A study recently conducted by Cannex, an independent company that facilitates the efficient and accurate exchange of pricing and analytics for annuity and bank products between financial institutions, found that there are a number of factors that determine which annuity provides the most income in retirement. Researchers compared income from four types of annuities: single premium immediate annuities, deferred income annuities (DIAs), variable annuities and fixed indexed annuities (FIAs) in the study, Guaranteed Income Across Annuity Products: Withdrawal Guarantees Compete with Income Annuities.
Researchers made the following discoveries, according to a recent article from ThinkAdvisor:
- For those planning to draw immediate income, SPIAs were found to provide the highest income guarantee.
- When based on age, the study found that a variable annuity with guaranteed income may generate the highest annual payments.
- Individuals who wish to start drawing down money in five or 10 years, the study found a fixed indexed annuity provides a greater guaranteed stream of income over a deferred income or variable annuity.
- For women, the difference between a fixed indexed annuity and a deferred income annuity is great because DIA benefit payments are lower based on longevity expectations. The longer the wait before income is collected, the greater the benefit for women when choosing an FIA versus a DIA.
“Based on a $100,000 premium investment in a DIA at 65 years old, a woman of average projected longevity would receive, after 10 years deferral, around $11,700 in annual income, versus approximately $12,900 for a man,” the report states.
On the contrary, an FIA could generate as much as $14,313 of annual income regardless of gender, the report adds.
“Using our quantitative tools to compare different types of annuities across prducts and providers on an apples-to-apples basis, the study reveals a complex story – the highest guaranteed income product varies significantly by client and when income begins,” said Tamiko Toland, head of annuity research at Cannex.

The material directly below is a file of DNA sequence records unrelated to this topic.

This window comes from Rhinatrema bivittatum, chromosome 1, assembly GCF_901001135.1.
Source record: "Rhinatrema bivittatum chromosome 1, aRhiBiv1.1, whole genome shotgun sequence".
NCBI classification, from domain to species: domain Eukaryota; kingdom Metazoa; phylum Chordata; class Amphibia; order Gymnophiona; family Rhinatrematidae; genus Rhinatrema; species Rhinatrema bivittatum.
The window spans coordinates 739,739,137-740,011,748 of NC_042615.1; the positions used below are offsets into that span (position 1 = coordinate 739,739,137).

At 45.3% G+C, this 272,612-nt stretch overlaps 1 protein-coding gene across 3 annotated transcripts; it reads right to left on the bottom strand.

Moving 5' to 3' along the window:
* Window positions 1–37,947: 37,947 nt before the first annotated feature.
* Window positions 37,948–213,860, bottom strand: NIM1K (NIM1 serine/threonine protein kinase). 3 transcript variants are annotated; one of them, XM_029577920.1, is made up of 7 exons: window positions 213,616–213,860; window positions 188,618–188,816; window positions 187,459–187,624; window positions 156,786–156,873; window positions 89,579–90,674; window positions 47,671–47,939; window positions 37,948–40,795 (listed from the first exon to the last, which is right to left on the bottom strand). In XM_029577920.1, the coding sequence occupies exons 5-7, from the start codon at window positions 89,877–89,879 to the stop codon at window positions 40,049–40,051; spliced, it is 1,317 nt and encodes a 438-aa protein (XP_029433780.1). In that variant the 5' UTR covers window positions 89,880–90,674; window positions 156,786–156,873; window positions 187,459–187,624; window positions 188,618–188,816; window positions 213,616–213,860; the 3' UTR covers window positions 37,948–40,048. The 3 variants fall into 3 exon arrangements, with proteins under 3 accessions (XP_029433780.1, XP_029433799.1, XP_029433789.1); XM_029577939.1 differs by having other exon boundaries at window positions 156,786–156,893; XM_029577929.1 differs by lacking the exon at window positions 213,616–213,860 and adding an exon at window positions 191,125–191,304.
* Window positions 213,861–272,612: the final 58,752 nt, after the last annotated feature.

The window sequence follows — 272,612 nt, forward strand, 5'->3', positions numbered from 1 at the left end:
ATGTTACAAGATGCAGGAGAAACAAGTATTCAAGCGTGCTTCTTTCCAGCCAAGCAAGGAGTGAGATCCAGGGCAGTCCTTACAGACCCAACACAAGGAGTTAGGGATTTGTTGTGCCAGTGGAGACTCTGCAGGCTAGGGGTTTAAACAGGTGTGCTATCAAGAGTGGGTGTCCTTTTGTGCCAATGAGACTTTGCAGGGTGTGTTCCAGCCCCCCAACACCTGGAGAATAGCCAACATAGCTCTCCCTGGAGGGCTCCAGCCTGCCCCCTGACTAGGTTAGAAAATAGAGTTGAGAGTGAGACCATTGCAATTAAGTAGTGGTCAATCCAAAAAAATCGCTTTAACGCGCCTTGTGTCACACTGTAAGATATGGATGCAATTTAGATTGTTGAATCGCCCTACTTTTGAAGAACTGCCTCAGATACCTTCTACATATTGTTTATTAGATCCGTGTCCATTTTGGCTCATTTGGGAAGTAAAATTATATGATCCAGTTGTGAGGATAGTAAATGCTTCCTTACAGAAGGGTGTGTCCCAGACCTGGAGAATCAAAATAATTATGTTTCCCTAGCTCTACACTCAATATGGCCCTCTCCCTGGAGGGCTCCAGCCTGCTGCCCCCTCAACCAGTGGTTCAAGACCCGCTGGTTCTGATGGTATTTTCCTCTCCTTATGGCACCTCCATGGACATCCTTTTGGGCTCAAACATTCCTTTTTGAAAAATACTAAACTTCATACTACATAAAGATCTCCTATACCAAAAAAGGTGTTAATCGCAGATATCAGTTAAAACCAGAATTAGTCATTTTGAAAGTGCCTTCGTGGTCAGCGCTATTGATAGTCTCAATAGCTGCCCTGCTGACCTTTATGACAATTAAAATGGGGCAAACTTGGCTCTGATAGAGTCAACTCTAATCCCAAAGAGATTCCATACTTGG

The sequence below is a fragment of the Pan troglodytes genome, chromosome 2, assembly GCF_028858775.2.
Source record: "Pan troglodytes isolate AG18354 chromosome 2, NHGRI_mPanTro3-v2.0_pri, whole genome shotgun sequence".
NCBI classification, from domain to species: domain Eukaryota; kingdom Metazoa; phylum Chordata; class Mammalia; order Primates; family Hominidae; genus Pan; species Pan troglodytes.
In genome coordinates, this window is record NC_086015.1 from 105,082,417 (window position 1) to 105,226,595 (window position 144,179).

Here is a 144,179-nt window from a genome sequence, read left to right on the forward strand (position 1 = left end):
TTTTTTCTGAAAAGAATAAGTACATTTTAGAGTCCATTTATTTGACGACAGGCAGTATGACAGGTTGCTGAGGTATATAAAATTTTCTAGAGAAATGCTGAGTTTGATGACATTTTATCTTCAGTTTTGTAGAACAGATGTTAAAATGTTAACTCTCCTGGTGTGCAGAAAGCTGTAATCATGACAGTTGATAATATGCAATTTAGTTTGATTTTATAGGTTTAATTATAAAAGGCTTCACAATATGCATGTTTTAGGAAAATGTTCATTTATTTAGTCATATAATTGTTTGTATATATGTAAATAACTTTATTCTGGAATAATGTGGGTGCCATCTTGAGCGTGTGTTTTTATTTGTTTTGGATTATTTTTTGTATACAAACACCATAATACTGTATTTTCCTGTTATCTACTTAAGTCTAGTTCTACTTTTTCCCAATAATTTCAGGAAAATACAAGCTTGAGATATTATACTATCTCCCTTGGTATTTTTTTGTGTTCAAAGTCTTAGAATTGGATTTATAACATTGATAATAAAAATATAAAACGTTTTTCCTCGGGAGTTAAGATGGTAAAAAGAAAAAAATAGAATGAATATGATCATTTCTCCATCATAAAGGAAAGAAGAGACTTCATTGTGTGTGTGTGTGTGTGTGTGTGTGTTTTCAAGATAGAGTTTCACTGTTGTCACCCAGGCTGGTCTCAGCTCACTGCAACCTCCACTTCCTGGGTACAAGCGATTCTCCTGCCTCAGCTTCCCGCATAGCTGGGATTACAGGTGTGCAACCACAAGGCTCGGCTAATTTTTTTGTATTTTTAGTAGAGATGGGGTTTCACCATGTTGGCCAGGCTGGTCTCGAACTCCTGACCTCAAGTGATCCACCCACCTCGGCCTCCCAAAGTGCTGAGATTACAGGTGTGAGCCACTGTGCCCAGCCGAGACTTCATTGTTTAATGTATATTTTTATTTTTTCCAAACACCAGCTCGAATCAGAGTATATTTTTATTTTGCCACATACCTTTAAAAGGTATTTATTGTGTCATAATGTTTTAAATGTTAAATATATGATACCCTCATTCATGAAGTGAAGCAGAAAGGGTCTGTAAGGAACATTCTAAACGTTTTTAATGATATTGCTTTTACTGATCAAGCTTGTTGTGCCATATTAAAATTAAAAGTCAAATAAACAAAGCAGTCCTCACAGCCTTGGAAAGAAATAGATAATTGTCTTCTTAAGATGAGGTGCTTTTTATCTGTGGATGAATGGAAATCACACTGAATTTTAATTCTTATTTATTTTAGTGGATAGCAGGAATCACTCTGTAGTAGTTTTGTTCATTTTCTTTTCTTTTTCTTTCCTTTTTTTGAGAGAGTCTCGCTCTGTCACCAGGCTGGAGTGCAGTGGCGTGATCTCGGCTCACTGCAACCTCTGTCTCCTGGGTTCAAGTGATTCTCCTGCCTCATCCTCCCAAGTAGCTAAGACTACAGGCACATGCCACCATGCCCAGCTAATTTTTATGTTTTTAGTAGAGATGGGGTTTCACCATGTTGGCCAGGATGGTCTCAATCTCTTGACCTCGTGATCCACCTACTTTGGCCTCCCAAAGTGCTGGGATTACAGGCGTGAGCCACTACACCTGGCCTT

“There are many factors that go into the selection of an annuity. Income generation is not the only one, but it is central to their value proposition and advisors need to rely on real analytics, not traditional perceptions or best guesses of how guarantees work to best serve their clients.”
In other industry news, the use of variable annuities with guaranteed living benefit riders has grown over the last several quarters following six consecutive quarters of decline. Industry experts believe that the death of the Labor Department’s fiduciary rule is to blame.
GLBs were introduced in the late 90s with the riders becoming more popular in in the early 2000s. LIMRA states that these products ease consumers’ concerns about market volatility after the 2001-2002 downturn. While the sales of VAs with GLBs dropped significantly from 2015 to 2017, VA sales without a GLB have remained steady.
When discussing the introduction of the DOL’s fiduciary rule in mid-2015, Todd Giesing, director of annuity research at LIMRA Secure Retirement Institute, had this to say: “It was apparent fairly quickly that variable annuities, particularly variable annuities with guaranteed living benefits, were going to be negatively impacted. The impact could clearly be seen as sales bottomed out in the third quarter of 2017, immediately preceding the initial implementation” of the rule.
He added that the decline “was caused by tentativeness from distributors and advisors, and the uncertainty of operating in a post fiduciary environment.” With the rule’s demise, “this tentativeness has faded,” and the “bounce-back in VA sales with a guaranteed living benefit can be attributed to pent up demand for guaranteed lifetime income solutions, combined with the fact some of the top annuity manufacturers are enhancing their guaranteed living benefit features, as interest rates have improved.”
Written by Rachel Summit